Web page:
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My Lords, once again sport and the arts have united the House. I thank my noble friend the Minister for stepping in at short notice for my noble friend Lord Ashton of Hyde, whose daughter is unwell at the moment but on the road to recovery. I know the whole House will offer them both our best wishes. I thank noble Lords for their contributions and in particular say how moved I was by the contribution of the noble Lord, Lord Griffiths, which was a classic of its kind—and I say that as a Monmouth-educated boy.
It would be invidious to pick out other speeches, but perhaps I may pay tribute to the noble Lord, Lord Mawson. We worked very closely together. I may have done a whole range of activities during the London 2012 Olympic and Paralympic Games, but none reached the persistence, the commitment and the devotion of time over a very long period—both before and after the Games—that the noble Lord has given to the legacy of the London Olympic Games. It is a privilege to pay tribute to him for all his hard work.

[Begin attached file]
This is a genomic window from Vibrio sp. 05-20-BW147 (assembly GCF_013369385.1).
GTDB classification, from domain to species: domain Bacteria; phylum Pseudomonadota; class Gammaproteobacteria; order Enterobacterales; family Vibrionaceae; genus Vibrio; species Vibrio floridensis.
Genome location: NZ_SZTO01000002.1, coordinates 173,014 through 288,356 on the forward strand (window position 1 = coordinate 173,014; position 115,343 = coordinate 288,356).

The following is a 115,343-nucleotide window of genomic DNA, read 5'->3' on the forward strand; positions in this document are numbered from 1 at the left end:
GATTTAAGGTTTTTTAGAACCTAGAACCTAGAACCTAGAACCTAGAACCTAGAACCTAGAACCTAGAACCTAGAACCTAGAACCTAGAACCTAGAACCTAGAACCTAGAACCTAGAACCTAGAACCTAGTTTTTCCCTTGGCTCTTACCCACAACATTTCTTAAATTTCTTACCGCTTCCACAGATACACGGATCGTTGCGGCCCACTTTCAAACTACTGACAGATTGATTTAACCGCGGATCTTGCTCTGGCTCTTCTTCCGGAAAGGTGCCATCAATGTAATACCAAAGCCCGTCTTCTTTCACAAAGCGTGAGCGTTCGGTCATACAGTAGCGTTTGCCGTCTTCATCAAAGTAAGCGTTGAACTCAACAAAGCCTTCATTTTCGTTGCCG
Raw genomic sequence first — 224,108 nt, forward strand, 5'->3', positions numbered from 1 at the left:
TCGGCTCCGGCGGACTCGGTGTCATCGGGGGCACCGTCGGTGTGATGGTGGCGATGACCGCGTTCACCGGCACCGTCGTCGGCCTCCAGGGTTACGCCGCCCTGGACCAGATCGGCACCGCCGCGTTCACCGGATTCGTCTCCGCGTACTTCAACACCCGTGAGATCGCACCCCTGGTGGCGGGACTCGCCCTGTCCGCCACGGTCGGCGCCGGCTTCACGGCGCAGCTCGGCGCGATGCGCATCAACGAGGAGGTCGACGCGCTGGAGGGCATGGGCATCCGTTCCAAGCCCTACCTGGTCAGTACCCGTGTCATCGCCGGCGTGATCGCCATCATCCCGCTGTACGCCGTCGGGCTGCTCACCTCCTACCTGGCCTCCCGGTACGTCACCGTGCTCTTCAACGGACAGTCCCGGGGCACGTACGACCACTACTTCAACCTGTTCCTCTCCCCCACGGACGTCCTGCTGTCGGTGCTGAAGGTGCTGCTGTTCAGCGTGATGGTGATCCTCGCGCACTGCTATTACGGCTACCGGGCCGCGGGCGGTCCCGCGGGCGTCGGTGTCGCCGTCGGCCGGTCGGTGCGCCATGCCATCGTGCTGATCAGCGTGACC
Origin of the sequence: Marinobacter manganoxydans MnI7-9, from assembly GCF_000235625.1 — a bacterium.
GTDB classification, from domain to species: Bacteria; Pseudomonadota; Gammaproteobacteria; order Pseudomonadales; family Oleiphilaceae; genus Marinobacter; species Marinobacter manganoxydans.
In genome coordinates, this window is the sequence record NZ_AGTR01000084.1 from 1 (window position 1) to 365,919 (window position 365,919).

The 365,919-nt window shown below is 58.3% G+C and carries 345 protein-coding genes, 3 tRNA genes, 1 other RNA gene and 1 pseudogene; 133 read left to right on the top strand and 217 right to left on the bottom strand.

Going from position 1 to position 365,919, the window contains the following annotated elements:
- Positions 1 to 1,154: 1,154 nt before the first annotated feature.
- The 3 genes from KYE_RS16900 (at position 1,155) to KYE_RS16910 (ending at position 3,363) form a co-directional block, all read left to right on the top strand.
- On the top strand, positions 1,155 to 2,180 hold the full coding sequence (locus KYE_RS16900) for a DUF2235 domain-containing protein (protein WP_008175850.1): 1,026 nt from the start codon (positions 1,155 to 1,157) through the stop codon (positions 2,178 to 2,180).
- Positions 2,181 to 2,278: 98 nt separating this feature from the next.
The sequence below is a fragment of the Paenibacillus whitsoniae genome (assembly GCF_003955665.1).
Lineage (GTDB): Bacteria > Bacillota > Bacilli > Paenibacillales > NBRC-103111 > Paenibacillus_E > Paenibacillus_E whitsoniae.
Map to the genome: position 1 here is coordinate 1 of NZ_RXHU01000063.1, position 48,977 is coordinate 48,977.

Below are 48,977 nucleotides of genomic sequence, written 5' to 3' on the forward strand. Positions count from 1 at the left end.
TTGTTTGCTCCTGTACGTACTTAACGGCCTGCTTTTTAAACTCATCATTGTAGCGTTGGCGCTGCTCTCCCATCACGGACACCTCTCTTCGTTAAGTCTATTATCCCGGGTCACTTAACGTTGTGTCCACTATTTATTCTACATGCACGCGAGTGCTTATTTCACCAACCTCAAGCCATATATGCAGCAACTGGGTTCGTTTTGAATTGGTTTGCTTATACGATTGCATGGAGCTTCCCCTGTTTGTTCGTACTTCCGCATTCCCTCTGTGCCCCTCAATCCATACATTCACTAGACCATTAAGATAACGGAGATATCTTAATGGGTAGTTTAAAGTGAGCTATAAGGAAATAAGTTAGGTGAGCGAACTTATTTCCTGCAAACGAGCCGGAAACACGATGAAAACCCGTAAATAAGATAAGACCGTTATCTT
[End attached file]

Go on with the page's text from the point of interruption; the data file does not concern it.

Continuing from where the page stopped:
One issue resonated through the debate: the Paralympic Games. I was pleased, because the Olympic Village grew in size; the whole nation became an Olympic village, and when the Paralympics was on, the nation recognised for the first time in my lifetime that we could concentrate on the abilities of the Paralympians and not their disabilities. That resonated throughout society. I think two of the great misnomers are “able-bodied” and “disabled”—but the reality was that, at last, across society there was great recognition and respect for people for their abilities rather than their disabilities, which has lasted to this day.
I thank noble Lords for contributing to this debate, and conclude by reflecting on the powerful and evocative speech on music given by the noble Baroness, Lady Bull. It made me reflect on how many times I have listened to Verdi’s “Nabucco” and hoped there would be a call for an encore to the “Chorus of the Hebrew Slaves”. This was a debate where an encore would indeed be a valuable use of parliamentary time—and with those words I wish all noble Lords who participated a very happy Christmas, and my heartfelt thanks for participating in an extremely useful and insightful two and a half hours.